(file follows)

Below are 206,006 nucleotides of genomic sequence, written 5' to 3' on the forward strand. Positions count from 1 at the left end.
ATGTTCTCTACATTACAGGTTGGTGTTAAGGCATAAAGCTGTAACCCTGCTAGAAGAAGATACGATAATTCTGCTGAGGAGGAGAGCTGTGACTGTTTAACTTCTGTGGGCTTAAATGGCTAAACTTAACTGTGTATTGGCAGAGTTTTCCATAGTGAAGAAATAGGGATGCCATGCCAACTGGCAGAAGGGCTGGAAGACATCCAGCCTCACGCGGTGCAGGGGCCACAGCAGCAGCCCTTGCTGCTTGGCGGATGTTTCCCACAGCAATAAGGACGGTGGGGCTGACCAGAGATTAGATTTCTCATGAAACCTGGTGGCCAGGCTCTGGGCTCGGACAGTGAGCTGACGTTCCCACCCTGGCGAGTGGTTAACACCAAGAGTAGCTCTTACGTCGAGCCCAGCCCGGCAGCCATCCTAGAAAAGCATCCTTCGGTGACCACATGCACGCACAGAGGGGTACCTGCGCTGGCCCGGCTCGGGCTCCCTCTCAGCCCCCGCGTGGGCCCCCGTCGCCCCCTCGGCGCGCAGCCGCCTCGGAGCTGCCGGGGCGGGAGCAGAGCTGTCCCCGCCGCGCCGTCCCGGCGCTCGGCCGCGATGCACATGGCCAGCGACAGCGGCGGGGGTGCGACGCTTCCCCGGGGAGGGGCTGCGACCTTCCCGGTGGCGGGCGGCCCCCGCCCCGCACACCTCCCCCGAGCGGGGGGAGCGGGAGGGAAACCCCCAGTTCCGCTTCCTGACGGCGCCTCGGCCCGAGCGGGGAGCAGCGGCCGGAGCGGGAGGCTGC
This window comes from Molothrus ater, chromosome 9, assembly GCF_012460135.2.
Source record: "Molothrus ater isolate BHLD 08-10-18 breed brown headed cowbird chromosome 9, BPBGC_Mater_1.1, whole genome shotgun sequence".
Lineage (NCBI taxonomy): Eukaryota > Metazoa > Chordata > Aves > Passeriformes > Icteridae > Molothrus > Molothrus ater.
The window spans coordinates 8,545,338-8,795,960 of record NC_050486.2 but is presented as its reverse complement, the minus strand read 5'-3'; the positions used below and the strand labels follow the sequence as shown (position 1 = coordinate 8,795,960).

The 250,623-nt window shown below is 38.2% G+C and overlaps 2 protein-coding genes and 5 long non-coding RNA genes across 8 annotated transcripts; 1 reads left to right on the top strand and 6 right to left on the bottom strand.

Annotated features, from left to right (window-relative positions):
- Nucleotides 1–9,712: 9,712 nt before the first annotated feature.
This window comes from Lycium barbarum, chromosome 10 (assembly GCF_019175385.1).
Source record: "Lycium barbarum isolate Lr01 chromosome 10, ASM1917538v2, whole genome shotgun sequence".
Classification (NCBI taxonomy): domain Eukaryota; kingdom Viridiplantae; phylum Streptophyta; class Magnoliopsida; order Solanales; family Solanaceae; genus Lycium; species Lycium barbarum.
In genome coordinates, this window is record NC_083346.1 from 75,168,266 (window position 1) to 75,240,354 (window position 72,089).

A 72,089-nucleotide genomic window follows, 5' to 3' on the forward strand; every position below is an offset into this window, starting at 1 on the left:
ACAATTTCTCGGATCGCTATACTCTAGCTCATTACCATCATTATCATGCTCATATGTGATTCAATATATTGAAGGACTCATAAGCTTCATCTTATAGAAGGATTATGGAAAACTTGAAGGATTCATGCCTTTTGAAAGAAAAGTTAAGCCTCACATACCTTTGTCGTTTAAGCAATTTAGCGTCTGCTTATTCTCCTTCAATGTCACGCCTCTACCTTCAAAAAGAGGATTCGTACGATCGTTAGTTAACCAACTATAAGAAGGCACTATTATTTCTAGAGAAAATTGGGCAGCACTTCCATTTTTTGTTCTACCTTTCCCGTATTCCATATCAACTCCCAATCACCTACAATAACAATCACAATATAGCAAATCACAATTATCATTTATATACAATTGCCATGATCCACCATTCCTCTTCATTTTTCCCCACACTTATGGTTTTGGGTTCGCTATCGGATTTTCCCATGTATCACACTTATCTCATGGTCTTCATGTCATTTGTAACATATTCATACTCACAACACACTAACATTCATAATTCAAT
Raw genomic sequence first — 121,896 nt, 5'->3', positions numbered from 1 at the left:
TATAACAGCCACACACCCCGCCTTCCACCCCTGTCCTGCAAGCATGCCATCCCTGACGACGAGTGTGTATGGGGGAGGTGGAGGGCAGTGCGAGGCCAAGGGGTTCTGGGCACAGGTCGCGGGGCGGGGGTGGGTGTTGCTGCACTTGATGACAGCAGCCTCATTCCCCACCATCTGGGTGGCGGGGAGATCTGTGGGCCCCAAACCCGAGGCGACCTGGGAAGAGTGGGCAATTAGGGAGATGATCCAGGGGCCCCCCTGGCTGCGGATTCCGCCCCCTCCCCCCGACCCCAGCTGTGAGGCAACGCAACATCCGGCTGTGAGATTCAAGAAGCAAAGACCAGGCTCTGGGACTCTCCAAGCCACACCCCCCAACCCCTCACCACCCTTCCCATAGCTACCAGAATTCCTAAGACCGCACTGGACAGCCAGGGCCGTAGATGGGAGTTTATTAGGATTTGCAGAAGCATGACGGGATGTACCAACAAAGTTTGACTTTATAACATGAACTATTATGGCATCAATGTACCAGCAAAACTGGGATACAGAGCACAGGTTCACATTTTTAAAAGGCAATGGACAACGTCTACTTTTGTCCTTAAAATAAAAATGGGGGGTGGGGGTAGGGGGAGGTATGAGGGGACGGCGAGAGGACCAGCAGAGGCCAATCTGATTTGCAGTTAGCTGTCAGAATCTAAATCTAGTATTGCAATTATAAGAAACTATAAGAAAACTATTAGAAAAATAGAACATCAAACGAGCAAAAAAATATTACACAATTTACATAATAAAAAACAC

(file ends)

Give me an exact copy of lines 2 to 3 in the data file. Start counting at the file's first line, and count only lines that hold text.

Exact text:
ATGTTCTCTACATTACAGGTTGGTGTTAAGGCATAAAGCTGTAACCCTGCTAGAAGAAGATACGATAATTCTGCTGAGGAGGAGAGCTGTGACTGTTTAACTTCTGTGGGCTTAAATGGCTAAACTTAACTGTGTATTGGCAGAGTTTTCCATAGTGAAGAAATAGGGATGCCATGCCAACTGGCAGAAGGGCTGGAAGACATCCAGCCTCACGCGGTGCAGGGGCCACAGCAGCAGCCCTTGCTGCTTGGCGGATGTTTCCCACAGCAATAAGGACGGTGGGGCTGACCAGAGATTAGATTTCTCATGAAACCTGGTGGCCAGGCTCTGGGCTCGGACAGTGAGCTGACGTTCCCACCCTGGCGAGTGGTTAACACCAAGAGTAGCTCTTACGTCGAGCCCAGCCCGGCAGCCATCCTAGAAAAGCATCCTTCGGTGACCACATGCACGCACAGAGGGGTACCTGCGCTGGCCCGGCTCGGGCTCCCTCTCAGCCCCCGCGTGGGCCCCCGTCGCCCCCTCGGCGCGCAGCCGCCTCGGAGCTGCCGGGGCGGGAGCAGAGCTGTCCCCGCCGCGCCGTCCCGGCGCTCGGCCGCGATGCACATGGCCAGCGACAGCGGCGGGGGTGCGACGCTTCCCCGGGGAGGGGCTGCGACCTTCCCGGTGGCGGGCGGCCCCCGCCCCGCACACCTCCCCCGAGCGGGGGGAGCGGGAGGGAAACCCCCAGTTCCGCTTCCTGACGGCGCCTCGGCCCGAGCGGGGAGCAGCGGCCGGAGCGGGAGGCTGC
This window comes from Molothrus ater, chromosome 9, assembly GCF_012460135.2.